8. Smoking – The most important modifiable environmental risk factor. As many as 42% of periodontitis cases may be attributed to smoking (NHANES 2000). 22% of patients in the UK are smokers (ADHS 2009) – this has decreased over the last few years. 70% of patients would like to quit (HBRC 2007) but only 9% of patients in the UK have been given cessation advice by their dentist in the last 2 years (ADHS 2009). Smoking has a number of direct tissue effects (reduced tissue vascularity, impaired PMN chemotaxis and phagocytosis) and significantly affects the immune response (decreased salivary IgA, IgG and helper T cells). Clinically, smokers will have more and deeper pockets (especially palatally) (Bergstrom 2000), more attachment loss including recession (Haffajee & Socransky 2001), more alveolar bone loss (Bergsrom 2000), more teeth with furcation involvement (Mullally & Linden 1996) and more tooth loss (Krall et al 1997). Heavy smokers (10 + cigarettes/day) have a 3 times higher likelihood of losing their teeth compared to non-smokers (Dietrich et al 1990) – this is a good figure to quote to your patients. The severity of periodontitis is related to the duration of tobacco use, smoking status and daily intake (AAP 1996). It is important to encourage patients to quit rather than cut down. When considering treatment, smokers will benefit from periodontal therapy but clinical improvement will be less than those for non-smokers.
  9. Diabetes – The prevalence of diabetes in the UK is 5.5% (2011) but there are equal numbers of undiagnosed diabetics. The WHO estimates a global burden of 10% of adults by 2030. There is a bi-directional relationship between uncontrolled diabetes (glycaemic control) and periodontitis. Look out for high-risk groups and consider referral for suspected diabetics. If your patient is diabetic then ensure it is well controlled.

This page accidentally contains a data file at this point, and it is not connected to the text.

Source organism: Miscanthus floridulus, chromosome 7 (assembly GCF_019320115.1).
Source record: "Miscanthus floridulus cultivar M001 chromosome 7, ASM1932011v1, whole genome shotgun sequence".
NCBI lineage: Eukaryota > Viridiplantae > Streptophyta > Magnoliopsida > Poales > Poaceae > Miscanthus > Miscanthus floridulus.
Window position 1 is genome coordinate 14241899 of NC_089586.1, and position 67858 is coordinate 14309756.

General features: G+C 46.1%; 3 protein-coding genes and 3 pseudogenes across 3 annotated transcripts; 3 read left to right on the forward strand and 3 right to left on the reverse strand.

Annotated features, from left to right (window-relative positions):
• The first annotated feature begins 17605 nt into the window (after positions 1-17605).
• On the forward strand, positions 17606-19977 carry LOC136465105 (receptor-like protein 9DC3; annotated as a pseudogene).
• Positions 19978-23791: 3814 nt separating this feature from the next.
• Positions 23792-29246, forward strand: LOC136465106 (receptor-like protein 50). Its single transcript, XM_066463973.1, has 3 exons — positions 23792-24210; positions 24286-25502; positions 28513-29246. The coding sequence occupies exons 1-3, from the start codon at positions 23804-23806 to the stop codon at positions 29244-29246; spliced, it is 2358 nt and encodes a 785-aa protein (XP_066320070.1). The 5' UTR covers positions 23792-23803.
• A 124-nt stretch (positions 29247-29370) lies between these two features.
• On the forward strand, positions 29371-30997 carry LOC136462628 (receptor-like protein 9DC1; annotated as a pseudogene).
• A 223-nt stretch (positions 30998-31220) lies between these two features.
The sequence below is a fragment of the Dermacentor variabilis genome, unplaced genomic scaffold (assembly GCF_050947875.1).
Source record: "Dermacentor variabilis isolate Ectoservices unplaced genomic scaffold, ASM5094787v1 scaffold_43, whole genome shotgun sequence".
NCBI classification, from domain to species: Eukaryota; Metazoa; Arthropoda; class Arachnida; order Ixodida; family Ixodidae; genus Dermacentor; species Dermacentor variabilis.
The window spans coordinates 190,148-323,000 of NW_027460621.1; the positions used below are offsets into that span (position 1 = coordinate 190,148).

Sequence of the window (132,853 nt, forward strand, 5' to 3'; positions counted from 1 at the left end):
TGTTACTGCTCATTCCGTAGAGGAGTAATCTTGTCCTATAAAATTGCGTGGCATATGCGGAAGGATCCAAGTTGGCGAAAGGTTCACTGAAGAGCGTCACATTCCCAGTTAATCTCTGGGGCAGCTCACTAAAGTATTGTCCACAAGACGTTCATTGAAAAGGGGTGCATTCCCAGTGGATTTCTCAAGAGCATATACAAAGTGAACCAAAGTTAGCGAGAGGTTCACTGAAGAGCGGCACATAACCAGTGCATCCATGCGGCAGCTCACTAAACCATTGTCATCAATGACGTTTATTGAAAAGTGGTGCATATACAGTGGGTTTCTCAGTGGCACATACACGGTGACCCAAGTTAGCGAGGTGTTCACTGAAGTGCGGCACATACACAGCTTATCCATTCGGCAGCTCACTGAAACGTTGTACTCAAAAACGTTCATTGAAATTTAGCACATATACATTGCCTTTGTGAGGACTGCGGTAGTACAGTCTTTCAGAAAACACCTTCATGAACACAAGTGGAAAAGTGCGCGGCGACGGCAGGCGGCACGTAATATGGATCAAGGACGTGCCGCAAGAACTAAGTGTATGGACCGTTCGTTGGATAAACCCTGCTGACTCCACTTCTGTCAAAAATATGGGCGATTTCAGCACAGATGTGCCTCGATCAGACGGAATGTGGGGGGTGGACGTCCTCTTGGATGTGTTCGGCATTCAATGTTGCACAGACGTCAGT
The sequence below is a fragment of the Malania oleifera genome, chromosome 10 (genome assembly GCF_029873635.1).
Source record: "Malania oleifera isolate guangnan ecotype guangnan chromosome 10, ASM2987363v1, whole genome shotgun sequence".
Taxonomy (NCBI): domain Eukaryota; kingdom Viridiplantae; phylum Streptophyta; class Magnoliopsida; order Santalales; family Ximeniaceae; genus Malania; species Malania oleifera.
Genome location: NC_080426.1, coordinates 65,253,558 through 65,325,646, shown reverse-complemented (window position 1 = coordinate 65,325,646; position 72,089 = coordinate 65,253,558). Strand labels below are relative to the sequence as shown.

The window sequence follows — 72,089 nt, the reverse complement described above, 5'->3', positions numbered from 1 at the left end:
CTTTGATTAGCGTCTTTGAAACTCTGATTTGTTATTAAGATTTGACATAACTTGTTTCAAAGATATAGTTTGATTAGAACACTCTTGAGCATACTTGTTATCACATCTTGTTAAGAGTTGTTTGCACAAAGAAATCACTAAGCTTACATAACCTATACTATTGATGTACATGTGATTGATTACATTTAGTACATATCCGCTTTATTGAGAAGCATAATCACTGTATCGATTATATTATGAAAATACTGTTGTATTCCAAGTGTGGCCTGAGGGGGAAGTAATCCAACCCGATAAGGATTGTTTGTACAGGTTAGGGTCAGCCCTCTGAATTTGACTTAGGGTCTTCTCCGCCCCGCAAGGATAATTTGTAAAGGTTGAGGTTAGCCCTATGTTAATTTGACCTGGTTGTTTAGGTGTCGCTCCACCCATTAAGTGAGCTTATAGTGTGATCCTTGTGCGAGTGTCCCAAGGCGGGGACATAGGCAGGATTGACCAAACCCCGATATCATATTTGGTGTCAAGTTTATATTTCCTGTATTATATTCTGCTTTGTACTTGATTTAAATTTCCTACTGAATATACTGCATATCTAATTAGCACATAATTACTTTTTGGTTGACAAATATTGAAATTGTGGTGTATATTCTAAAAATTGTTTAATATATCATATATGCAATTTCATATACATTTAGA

10. Nutrition – Micronutrients can be agonists (pro-inflammatory e.g. refined carbohydrates and saturated fats) or antagonists (anti-inflammatory e.g. vitamins and polyphenols) of inflammation (Chapple et al 2009). Refined carbohydrate intake drives systemic or ‘meal-induced’ inflammation using the Krebs cycle that leads to the production of free radicals and ‘oxidative stress’. Oxidative stress is a key pathological event underpinning periodontal tissue destruction (Chapple et al 2012). In the study by Tomofuji et al 2011, overweight students frequently consuming fatty foods had an increased risk (odds ratio of 2.3) of periodontitis. It may be a good idea to ask your patients to complete a 3-day diet sheet, which can later be analysed to highlight the pro- and anti-inflammatory food groups.
  11. Stress – Stress causes altered habits including reduced oral hygiene but also has an impact on immune function. The coping mechanisms associated with stress are more important than the stress itself (Wimmer et al 2002).
  12. Sex – There seems to be a 9% difference between males and females, with men appearing to have a greater risk than women (Shiau & Reynolds 2010). These sex differences are likely to be associated with behaviour rather than biology. Furthermore, there appears to be a lack of relevance of hormonal change to periodontal attachment levels i.e. patients may suffer from pregnancy gingivitis but this is not translated to pregnancy periodontitis.
  13. Drugs – Some drugs can cause drug-induced gingival overgrowth e.g. anticonvulsants (phenytoin), immunosupressives (cyclosporine) and antihypertensives (calcium channel blockers – nifedipine, amlodipine). It may be worth writing to the GP to explore whether a drug change is a realistic option. Otherwise these cases are usually managed non-surgically. In severe cases, surgery may be considered.
  14. Periodontal management must always involve a risk assessment. Periodontitis is a multi-factorial disease and we need to help the patient to control modifiable risk factors. Failure to follow advice about controlling modifiable risk factors should be documented as non-compliance.
  15. There are now tools available to help assess the patient’s risk of periodontitis (e.g. PreViser) as well as establish maintenance recall intervals based on risk factors (Lang & Tonetti 2003).

The BSP website is a fantastic resource for all – www.bsperio.org.uk

Don’t forget to register for EuroPerio8 – www.efp.org/europerio8/